And to the whole purpose of this letter – to express the longing for a world at peace, and for comfort and joy in your corner of the world.




I know, I skipped a couple of these updates. Lots of things fattened my schedule of things to do — like a couple of blogs on “A Healthy Woman is a Crazy Person.” And, of course, doing my best to get the word out about “Figs & Pomegranates & Special Cheeses.”

I’m happy to say the book has now accumulated 19 reviews. People seem to like the option of the Kindle version — certainly a lot less expensive than the paperback, which also is set at a pretty comfortable price.

I’ve also had some direct sales of signed copies. That could happen for you too if you send me a request, with your snail mail address, at The price is $12.95 + $3.00 postage (+ $0.81 tax if you are in Minnesota).

I’d love to cooperate with someone local who might like to have a home reading for the book. (and maybe my other books on forgiveness.)

As for the web site, it is still slow in the making. The talented man who is putting it together had to take time out for health reasons, and I’ve been slow in providing him the materials he needs. I hope soon he and I will be rolling along to the final accomplishment. Once that’s up and running, you’ll be able to order any of my books via that route.

I have sent out close to 100 postcards asking people to check out the book on amazon, and the reviews, and send me an e-mail at telling me they’ve done it. I gather from some of the personal reactions that my terrible handwriting is standing in the way — like people can’t read what I’ve asked them to do.

Anyway, I still have hundreds of postcards left if you have any great suggestions for me.

Oh, by the way, one of the time-consumers is “My Father’s House,” the fictionalized version of the biography of my father. Right now a couple of volunteers are giving me some great feedback on a sample of the first 27 pages. I’ve asked for people who are not of Swedish heritage and who do not know me to read it just from the point of view of seeing if it is an interesting read. So far, very helpful and positive reactions.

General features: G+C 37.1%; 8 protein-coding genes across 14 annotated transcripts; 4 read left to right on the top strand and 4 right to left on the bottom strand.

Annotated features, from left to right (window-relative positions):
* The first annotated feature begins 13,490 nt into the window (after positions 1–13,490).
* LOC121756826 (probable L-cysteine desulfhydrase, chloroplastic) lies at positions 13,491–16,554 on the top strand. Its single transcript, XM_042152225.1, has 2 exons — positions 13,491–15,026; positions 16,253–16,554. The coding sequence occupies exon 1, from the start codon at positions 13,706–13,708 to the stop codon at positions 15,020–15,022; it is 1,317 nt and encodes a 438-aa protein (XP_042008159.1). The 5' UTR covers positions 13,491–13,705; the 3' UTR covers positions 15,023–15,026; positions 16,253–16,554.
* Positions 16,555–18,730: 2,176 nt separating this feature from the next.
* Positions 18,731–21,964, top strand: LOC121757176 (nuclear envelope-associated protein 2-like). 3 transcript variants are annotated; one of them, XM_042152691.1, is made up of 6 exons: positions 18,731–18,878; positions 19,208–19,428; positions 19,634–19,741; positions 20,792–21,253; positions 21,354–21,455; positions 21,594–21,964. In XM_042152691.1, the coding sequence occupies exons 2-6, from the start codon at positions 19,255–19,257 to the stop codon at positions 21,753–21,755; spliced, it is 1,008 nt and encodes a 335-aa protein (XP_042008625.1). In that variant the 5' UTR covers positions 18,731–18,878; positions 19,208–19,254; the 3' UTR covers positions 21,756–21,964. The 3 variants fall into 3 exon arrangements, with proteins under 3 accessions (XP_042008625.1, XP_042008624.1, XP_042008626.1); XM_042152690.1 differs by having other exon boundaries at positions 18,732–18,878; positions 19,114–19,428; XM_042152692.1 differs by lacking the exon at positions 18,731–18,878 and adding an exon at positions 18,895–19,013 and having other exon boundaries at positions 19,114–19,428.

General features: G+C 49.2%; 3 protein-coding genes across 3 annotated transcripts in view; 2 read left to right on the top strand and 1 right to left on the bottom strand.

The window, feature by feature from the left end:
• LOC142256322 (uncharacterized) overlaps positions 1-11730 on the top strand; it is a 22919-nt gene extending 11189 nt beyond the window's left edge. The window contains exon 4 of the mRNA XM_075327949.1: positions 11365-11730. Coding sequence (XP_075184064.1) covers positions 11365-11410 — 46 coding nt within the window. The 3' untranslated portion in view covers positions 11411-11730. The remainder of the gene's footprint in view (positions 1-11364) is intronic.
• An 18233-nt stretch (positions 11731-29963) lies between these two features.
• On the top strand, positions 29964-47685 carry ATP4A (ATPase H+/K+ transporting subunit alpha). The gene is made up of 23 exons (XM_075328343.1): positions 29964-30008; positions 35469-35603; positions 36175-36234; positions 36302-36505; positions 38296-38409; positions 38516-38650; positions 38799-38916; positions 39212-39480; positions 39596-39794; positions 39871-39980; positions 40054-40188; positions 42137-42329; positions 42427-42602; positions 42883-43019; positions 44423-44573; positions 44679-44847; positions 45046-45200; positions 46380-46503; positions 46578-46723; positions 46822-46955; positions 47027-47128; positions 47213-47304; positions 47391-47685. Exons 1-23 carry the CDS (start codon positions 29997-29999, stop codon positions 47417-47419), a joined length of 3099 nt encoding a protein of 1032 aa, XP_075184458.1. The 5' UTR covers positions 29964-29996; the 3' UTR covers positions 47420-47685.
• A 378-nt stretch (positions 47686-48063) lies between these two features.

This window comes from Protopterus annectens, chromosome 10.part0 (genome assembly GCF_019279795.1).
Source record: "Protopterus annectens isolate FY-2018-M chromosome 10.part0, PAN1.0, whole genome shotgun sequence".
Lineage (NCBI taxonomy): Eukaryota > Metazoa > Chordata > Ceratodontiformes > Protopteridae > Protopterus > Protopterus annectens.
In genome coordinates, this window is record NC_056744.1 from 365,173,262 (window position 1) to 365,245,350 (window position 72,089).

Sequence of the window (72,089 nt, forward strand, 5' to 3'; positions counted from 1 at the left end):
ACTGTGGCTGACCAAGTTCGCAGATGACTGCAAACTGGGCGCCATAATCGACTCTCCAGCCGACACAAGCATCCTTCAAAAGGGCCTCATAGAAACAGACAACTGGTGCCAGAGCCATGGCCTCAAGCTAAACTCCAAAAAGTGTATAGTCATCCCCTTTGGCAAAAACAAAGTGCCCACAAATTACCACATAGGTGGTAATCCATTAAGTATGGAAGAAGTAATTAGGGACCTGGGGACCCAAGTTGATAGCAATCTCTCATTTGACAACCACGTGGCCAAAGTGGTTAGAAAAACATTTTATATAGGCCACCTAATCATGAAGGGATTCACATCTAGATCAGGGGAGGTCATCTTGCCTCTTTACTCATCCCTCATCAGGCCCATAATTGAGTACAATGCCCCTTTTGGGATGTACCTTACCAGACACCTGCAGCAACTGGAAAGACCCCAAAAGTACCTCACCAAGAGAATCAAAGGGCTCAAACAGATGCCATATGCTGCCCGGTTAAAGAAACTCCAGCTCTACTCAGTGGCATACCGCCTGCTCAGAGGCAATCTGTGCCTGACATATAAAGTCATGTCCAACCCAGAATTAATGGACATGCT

Finally I’ve spent time on Minnesota’s north shore and it was beautiful to look at and relaxing to enjoy. Doug and I arrived at Cove Point on the day before Thanksgiving, staying in a Fjord Cottage a short walk from the main lodge. (I’m writing this a week later while snowed in in Chaska. Glad we went the week before.)

The drive there from Excelsior was clear and beautiful, but shortly after we arrived it began to snow, creating our first of the year winter wonderland. Inside the unit it was warm and cozy with the gas fireplace.


For dinner we took a short walk through the snow covered path to the dining room at the lodge where the menu gave great satisfaction to my Swedish heritage appetite. I ended up with a first course of herring salad and a stuffed portobello mushroom for the main meal. They very kindly substituted quinoa for the gluten free rotini. And for desert they gave me what I asked for — a scoop of vanilla with lingonberries. It was all good!

Doug enjoyed tomato basil soup and crumb crust walleye -crushed pretzels, mustard, wild rice pilaf and green beans. For desert he chose the root beer float they were offering free at the bar.